From learning English from his brother at home in the Dominican Republic to learning German from our Fluent City teachers in the classroom, Bryan Medina has been multilingual basically his whole life. Currently, he’s taking German with us to prep him for a Master’s Program in Deutschland itself. So — does having one language under your belt make it easier to learn another? Does German ever come in handy living in NYC? Read on to find out.
Setting The Stage
Where are you from?
I was born in New York, but I was raised in the Dominican Republic. I moved back to New York about a year ago.
Well welcome back! So did you speak Spanish as a kid?
Yes, Spanish is my first language. I learned English afterwards.
How did you start learning English?
My brother, who’s older, started learning, so then I started learning from him. Since we didn’t have anyone to practice English with, we practiced with each other. Of course, people wouldn’t understand us, so we could make fun of people.
Definitely a great reason to learn a new language if I’ve ever heard one. Do you find that learning a new language is easier, now that you’ve done it before?
It’s easier, yes. When you know more than one language you start connecting the dots.
Sprechen Sie Deutsch?
So, tell me about how you ended up at Fluent City.
Well, I wanted to learn a new language. But also, I am going to apply to a Master’s program in Germany. Since I’m applying to the program, why not learn the language?
Sounds very reasonable.
I either had to learn it here or in Germany, and I figured better to know it before I go. You cannot get to a new country and not speak any of the language, life will be impossible!
Yeah, it would be really hard! What are you most looking forward to about using your German in Germany?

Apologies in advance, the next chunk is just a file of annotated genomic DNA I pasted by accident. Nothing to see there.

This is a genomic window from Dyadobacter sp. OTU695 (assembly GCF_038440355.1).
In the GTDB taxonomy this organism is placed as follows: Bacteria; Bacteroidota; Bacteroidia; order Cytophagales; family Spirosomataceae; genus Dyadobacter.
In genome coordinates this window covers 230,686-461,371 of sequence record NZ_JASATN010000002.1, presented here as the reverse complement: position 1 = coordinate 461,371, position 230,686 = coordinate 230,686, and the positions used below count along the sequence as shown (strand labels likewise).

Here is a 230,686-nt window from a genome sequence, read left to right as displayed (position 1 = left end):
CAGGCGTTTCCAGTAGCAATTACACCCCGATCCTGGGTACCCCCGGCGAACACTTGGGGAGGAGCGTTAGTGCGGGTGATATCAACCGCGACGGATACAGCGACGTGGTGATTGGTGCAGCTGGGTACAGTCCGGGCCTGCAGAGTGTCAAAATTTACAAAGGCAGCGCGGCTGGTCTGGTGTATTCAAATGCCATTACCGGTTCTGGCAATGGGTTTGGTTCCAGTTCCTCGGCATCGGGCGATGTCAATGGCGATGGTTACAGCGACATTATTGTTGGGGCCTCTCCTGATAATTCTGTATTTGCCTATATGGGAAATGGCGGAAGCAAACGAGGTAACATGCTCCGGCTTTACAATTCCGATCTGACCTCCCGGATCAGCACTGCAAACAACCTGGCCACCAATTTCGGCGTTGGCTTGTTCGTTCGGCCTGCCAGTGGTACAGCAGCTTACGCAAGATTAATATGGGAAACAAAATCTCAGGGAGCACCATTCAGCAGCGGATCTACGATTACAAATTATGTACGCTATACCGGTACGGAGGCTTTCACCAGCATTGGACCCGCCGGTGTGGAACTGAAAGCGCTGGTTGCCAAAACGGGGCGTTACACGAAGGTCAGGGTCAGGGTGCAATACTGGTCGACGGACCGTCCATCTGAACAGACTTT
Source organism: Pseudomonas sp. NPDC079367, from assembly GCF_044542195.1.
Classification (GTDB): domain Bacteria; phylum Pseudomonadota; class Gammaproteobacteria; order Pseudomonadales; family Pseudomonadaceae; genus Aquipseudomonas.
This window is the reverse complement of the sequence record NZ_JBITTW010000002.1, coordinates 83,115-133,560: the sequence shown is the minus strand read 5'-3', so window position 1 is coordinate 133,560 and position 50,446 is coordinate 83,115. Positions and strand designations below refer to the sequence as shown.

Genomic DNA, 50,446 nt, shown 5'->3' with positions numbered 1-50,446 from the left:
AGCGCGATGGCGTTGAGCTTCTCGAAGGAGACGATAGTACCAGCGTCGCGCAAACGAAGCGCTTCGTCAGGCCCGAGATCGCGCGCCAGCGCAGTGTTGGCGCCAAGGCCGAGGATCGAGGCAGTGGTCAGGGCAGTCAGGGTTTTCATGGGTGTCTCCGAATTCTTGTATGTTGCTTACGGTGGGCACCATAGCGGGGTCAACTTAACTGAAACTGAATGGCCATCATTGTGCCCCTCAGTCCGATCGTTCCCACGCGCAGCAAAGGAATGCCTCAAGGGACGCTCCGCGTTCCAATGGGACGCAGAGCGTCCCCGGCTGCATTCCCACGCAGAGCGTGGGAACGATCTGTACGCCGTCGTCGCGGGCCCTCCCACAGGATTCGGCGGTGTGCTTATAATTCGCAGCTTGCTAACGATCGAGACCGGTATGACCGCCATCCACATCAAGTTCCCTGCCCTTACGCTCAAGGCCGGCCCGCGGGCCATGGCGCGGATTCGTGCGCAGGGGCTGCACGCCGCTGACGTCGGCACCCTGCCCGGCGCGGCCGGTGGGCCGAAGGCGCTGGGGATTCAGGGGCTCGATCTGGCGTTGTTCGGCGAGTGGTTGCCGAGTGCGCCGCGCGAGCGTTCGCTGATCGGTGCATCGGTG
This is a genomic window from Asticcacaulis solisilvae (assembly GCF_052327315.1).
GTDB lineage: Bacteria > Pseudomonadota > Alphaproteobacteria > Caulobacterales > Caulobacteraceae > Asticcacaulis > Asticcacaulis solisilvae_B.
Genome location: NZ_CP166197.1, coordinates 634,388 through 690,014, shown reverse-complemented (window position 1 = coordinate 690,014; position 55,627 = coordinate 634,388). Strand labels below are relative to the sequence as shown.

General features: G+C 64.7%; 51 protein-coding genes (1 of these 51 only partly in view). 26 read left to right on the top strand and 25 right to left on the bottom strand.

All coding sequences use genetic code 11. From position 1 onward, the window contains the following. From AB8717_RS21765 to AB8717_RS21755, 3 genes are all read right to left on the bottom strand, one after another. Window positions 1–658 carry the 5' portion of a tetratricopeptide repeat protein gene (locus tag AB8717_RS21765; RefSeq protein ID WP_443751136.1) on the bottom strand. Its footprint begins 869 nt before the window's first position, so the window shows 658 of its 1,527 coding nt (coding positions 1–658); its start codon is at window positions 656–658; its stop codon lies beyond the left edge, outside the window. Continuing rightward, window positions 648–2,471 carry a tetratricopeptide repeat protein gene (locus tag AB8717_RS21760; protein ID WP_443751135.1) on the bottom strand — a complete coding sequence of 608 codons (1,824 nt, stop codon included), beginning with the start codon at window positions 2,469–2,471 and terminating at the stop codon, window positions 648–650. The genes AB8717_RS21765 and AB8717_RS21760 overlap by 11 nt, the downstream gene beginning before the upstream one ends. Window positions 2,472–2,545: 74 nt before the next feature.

Well, this way you don’t feel lost. And I’ll be able to understand more people.
Why did you decide to take group lessons?
When you’re learning something new it’s easier to rely on someone else. It’s easier when everyone is making the same mistakes. When you have a group that’s making progress with you, you feel safe. Like you’re on the right track
What have you found the easiest part about learning German?
Easiest? [Laughs.] That’s hard… German is not easy.
OK, what about the hardest part?
The words are so much longer than in English and Spanish. And the pronunciation, a “w” sounds like a “v,” a “v” sounds like an “f…”
Very true. What’s been the – if not the easiest – the best part of learning German?
Being able to understand it. I can go around the city and I can hear someone speaking German and recognize it. I met this German couple who was here for vacation on the subway, and I heard them talking about how maybe they were lost in German. And I asked if they needed directions.
That’s so cool that you’ve been able to connect with other German right at home. And now you’re almost tri-lingual! Spanish, English, halfway to German!
I know a little bit of French, too! Half French, half German…
Well two halves make a whole, so it looks like you’ve hit trilingual already!
As a part of his Master’s Degree, Bryan will be studying Water Resources and Environmental Engineering — “basically,” he puts it, “trying to save the environment by using renewable energy, looking for smart ways to use [that] energy, and so on.” Gute Reise, Bryan!